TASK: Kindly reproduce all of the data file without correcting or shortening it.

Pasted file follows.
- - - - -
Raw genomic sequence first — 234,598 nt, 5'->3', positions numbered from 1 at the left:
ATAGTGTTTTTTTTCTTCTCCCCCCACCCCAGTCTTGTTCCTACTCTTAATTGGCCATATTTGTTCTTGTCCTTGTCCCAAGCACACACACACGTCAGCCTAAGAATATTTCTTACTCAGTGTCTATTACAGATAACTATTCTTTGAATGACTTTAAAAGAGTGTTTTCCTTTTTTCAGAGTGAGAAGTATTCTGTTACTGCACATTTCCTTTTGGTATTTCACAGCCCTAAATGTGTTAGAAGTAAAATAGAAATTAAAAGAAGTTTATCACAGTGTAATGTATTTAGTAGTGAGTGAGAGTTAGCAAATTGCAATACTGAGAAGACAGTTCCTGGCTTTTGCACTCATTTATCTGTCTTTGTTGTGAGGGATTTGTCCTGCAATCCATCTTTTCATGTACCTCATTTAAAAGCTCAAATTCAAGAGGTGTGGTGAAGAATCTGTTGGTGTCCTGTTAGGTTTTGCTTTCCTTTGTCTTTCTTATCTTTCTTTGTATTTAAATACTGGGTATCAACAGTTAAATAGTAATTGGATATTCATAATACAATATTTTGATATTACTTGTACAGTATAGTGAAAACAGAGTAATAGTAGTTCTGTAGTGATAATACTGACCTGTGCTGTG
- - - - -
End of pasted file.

Raw genomic sequence first — 234,598 nt, 5'->3', positions numbered from 1 at the left:
ATAGTGTTTTTTTTCTTCTCCCCCCACCCCAGTCTTGTTCCTACTCTTAATTGGCCATATTTGTTCTTGTCCTTGTCCCAAGCACACACACACGTCAGCCTAAGAATATTTCTTACTCAGTGTCTATTACAGATAACTATTCTTTGAATGACTTTAAAAGAGTGTTTTCCTTTTTTCAGAGTGAGAAGTATTCTGTTACTGCACATTTCCTTTTGGTATTTCACAGCCCTAAATGTGTTAGAAGTAAAATAGAAATTAAAAGAAGTTTATCACAGTGTAATGTATTTAGTAGTGAGTGAGAGTTAGCAAATTGCAATACTGAGAAGACAGTTCCTGGCTTTTGCACTCATTTATCTGTCTTTGTTGTGAGGGATTTGTCCTGCAATCCATCTTTTCATGTACCTCATTTAAAAGCTCAAATTCAAGAGGTGTGGTGAAGAATCTGTTGGTGTCCTGTTAGGTTTTGCTTTCCTTTGTCTTTCTTATCTTTCTTTGTATTTAAATACTGGGTATCAACAGTTAAATAGTAATTGGATATTCATAATACAATATTTTGATATTACTTGTACAGTATAGTGAAAACAGAGTAATAGTAGTTCTGTAGTGATAATACTGACCTGTGCTGTG